The application (available on iOS and Android) is a combination of a tactical training tool, a replay system and a match 3 adventure game. That’s right, there’s an Evolve themed Bejewled, and that’s not a bad thing. The gameplay itself introduces you to the world of the game allowing you to take the role of all twelve of the different hunters. The hunters in the game are making their way towards the big kaiju monsters but to get there they must cut their way through local fauna. Each hunter has a weapon and each weapon does a different amount of damage. How you get your hunter to attack is you match the different jewels to get them to move in to action.
Gameplay itself is fairly simple, divided in to three stages (for each of the monster’s evolutionary stages) across three levels (for each of the three monsters at release) the game has you performing “match a jewel” activities. The goal for a basic hit is to match 3 as per the standard formula but if you match more jewels you get a bonus. For example four jewels you get a 2x jewel that can match to anything, 5 or more jewels you get a jewel specific power up and as you chain jewels you can get some pretty epic damage.
This becomes especially important as your quest gets further along, after matching three Monster Tiles (which you sometimes have to do to get at your matches) you unleash an attack from the big monster you are hunting. These can be devastating in nature reorganizing tiles, wiping out rows and dealing massive amounts of damage.
In addition to the standard hunt game modes like in the console big brother of this game you get “egg” mode and “rescue” mode. These consist of you matching gems to damage eggs or rescue survivors. These modes are on time limits and have variable objectives (like destroy one purple and one blue egg or save three red and one green survivor). In these cases your hunters do not become damaged by Monster Tiles but they can kill your survivors or rearrange tiles to set you back. These modes can be especially frustrating as the ability to succeed is at times determined by the random nature of the tiles and where they drop meaning often you may have to repeat these missions multiple times even if you play the best possible combination of moves.
As you successfully complete missions your hunters level up giving them greater damage capability and levelling up their abilities, this will become necessary as you level because the monsters you face become more and more difficult. You also pick up bones of prey that you can assemble and analyse to give you “mastery” points and unlocks in the full Evolve game by completing your bestiary. Here’s where things get a bit ugly, as a free to play game this of course contains micro-transactions, these allow you to buy more time, add extra shields and attack power, revive your characters or continue from where you left off after losing a round. These micro-transactions are completed using real money, in addition as you complete levels and earn Mastery you can then spend it to buff your hunters in the full Evolve title.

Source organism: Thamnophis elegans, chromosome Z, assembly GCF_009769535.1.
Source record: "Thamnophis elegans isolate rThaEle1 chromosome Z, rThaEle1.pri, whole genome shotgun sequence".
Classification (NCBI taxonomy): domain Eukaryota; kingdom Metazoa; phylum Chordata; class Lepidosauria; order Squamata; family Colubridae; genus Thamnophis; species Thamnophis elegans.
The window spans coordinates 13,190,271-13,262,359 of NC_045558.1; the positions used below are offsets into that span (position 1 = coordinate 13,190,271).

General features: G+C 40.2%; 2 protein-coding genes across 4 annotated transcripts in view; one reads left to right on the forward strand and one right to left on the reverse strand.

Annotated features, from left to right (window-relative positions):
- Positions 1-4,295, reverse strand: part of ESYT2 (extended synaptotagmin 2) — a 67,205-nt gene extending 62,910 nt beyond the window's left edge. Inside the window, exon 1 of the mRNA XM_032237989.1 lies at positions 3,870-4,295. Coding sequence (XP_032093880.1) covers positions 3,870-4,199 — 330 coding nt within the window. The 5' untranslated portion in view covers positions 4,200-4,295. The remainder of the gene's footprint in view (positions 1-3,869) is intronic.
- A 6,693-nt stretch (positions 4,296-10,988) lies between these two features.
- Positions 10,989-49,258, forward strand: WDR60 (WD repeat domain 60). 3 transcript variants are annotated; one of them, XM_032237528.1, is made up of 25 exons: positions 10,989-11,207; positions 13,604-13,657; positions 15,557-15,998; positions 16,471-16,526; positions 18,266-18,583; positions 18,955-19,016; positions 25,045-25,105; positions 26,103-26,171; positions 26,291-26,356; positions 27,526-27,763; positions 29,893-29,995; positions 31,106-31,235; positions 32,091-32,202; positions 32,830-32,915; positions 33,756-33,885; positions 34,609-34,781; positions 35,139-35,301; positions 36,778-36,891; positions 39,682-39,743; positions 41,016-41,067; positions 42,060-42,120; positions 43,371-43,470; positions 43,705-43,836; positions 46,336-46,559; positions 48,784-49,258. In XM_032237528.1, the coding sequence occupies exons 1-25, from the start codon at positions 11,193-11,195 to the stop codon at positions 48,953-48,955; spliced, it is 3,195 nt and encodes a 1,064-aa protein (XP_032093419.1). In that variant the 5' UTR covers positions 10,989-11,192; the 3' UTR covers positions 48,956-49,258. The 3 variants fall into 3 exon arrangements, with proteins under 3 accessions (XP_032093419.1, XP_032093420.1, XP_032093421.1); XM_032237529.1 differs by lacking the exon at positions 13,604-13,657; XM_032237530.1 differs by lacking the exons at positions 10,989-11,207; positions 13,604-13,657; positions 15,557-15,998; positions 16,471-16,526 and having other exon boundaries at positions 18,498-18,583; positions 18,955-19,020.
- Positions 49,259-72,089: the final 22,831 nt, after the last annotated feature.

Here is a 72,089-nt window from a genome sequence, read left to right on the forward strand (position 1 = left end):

This is where balance concerns come in to play, this isn’t a self-contained title but a tool that if someone dumps a lot of money in to they can unbalance their hunters to give them a distinct advantage over the monsters in the game. At early levels it starts as small things like a 2% bonus on your machine gun damage or a bonus to attacks with Daisy on the field but these little things can add up. Add to this the game starts to get punishingly difficult around the middle of the second stage getting to the point where continuing almost requires a financial layout or alternately grinding the first stage and a half to get yourself up to a power level where you can take the monsters on, but this is a study in diminishing returns as the more times you repeat these levels the less benefit they are as you will need even more experience to level up. Adding insult to injury every time you start a level as well as every time you loose you are given a prompt to buy in game currency to continue or buff becoming more than something of a nuisance.
So, taken in and of itself it’s a fun little game, there are additions of being able to review tactics and get gameplay hints for the full game Evolve as well as watch replays of your previous games which lets you study what worked and what didn’t work when you played before. This is useful, and the Bestiary adds more flavour to a game where some have complained the lore is a bit light but it quickly becomes VERY grindy and its impact on the larger game is of some concern.
- Addictive gameplay
- Simple mechanics that can lead to complex combinations
- Varied game modes
- Useful tools for improving your ability to play Evolve
- Questionable impact on full Evolve game creating possible balance issues
- Steep difficulty curve to encourage "booster" purchase
- Obnoxiously frequent prompts to purchase in game currency
- Many boosts locked behind real cash wall impossible to buy with earned in game currency
- Becomes very "Grind" heavy very quickly